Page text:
It seems that fiscal restraint will be the order of the day for governments globally in 2011.
According to a new report from RBC which polled some of the world’s top business leaders, many expect that governments will cut existing spending, rather than raising taxes- as a way of reining in swelling national deficits around the globe. The days of financial stimulus have had the desired effect in most locations, and now it is time to work on chopping away at existing national debt.
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Read More From the 461 finance and global business leaders surveyed, 46% from around the world reported that their own respective country’s external debt was increasing at a level that would soon be unsustainable.
60 %of U.S. and UK respondents believe the same to be correct about their government's debt. Pessimism is the predominant fiscal attitude in Europe. Respondents from the UK and most of the eurozone, such as Portugal, Ireland, Italy, Greece and Spain were among the least hopeful about their national debt. Canadian respondents, on the other hand, were decidedly more optimistic
The intention of this survey was to measure “the sentiment of global executives at a crucial time when global imbalances between the developed and developing world are producing diverging outcomes in economic prospects and fiscal and monetary policies.”
Examining the national debt picture a little more closely- and looking at strategies to reduce it, executives largely felt (49%), that the debt would be reduced mostly by government spending cuts. 30% indicated that they believed that their respective governments would raise taxes to cut national debt.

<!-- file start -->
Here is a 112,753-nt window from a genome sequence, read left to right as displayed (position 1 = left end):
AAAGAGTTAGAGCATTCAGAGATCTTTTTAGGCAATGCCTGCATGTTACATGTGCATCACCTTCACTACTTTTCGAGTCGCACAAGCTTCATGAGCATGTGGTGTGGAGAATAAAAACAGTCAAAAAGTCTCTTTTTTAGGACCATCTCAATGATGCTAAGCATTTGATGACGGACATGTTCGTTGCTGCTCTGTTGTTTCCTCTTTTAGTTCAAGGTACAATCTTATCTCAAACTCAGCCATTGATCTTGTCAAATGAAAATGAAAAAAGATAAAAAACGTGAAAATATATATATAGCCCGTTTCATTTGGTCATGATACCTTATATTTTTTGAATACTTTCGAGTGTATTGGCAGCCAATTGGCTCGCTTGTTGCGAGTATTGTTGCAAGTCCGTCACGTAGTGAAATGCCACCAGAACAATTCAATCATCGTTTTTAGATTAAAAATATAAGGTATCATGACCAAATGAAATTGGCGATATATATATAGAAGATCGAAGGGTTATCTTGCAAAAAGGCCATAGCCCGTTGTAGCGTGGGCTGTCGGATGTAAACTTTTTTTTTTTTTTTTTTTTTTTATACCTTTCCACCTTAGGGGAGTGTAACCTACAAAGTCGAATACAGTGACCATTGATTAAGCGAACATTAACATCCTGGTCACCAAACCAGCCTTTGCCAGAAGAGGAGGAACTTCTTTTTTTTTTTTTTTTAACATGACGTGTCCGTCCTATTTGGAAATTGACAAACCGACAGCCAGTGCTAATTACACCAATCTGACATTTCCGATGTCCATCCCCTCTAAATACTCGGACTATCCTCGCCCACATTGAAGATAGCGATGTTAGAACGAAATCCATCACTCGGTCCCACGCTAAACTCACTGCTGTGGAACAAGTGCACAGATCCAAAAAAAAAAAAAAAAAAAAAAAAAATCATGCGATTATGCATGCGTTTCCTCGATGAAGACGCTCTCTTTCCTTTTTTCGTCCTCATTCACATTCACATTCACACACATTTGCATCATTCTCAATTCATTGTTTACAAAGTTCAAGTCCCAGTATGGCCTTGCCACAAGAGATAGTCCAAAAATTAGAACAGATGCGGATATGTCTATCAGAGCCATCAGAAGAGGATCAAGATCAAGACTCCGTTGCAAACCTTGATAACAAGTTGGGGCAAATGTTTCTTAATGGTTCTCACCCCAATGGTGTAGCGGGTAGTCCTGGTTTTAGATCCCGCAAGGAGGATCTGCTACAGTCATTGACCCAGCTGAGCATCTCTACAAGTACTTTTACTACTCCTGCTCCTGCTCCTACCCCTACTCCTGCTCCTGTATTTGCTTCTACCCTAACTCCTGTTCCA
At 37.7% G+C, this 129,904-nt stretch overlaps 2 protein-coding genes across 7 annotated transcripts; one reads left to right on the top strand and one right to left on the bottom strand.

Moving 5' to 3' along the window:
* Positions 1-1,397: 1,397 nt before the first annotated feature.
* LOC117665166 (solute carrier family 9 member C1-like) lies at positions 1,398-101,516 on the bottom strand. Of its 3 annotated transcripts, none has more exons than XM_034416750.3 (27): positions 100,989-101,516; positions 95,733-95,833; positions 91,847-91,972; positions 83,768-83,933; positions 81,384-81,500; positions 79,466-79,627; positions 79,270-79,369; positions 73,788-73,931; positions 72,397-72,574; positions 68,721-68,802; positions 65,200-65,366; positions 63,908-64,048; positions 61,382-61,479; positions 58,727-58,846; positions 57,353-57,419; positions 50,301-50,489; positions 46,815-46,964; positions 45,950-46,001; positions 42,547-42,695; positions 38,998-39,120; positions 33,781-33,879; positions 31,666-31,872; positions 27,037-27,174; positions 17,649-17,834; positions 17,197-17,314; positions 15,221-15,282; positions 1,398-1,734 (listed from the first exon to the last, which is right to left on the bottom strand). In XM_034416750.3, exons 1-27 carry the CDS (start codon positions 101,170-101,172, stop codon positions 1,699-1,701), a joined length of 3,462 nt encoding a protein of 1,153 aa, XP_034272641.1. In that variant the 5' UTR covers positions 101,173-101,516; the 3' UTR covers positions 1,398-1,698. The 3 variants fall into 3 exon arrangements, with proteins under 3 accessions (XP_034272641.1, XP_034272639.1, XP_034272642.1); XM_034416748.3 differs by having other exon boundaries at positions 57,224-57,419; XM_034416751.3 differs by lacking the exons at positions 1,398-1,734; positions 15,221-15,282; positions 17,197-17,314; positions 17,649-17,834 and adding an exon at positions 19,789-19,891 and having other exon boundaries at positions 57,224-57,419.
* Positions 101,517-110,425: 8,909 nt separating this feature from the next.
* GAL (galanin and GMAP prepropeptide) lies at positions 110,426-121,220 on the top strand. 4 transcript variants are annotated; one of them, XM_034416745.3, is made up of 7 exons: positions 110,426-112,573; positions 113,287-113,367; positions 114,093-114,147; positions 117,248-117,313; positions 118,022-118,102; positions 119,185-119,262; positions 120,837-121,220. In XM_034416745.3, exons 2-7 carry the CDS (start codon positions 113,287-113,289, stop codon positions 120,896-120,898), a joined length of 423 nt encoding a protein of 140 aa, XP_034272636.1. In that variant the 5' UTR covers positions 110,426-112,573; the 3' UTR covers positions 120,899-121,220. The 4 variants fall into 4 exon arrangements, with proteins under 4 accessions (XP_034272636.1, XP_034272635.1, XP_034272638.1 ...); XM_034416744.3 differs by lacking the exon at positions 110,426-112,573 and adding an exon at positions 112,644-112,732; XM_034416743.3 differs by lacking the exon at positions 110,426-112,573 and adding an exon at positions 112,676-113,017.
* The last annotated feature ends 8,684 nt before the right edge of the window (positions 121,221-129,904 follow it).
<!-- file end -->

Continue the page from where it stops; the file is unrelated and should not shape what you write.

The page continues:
"The debt that hangs over individual countries is casting a long shadow in the minds of corporate executives and investors," said Marc Harris, co-head, Global Research, RBC Capital Markets. "The results of the RBC study are a clear call to action by the world's business leaders."
With much of national debt in need of refinancing in the near future, many executives fear that their governments will suffer from a funding shortfall; 12% felt that they would not be able to cover the shortfall at all; 36% felt that the funding shortfall would be covered, but with some difficulty; 34% felt that their governments would be able to fund the shortfall without difficulty.
“Fiscal austerity measures are a concern for global executives anxious that a persistent downward spiral of higher levels of debt will lead to slower growth, a further withdrawal of assets and more losses on bank balance sheets, said Richard E. Talbot, co-head, Global Research, RBC Capital Markets. "Even in countries that are less severely affected by sovereign debt problems, almost all respondents believe that governments will have some problems financing themselves, particularly when the scale of debt that is maturing over the next year is taken into account."
Looking at the possibilities for inflation in the near future, a staggering 84% expect inflation to increase in their domestic markets. Breaking down the cause, 39 % think it is because of too much monetary stimulus, 34 % attribute it to higher import prices (including commodities) and 20 % blame excessive fiscal stimulus.
The report covered topics like government debt, inflation risk and interest rates, trade policies and other government actions.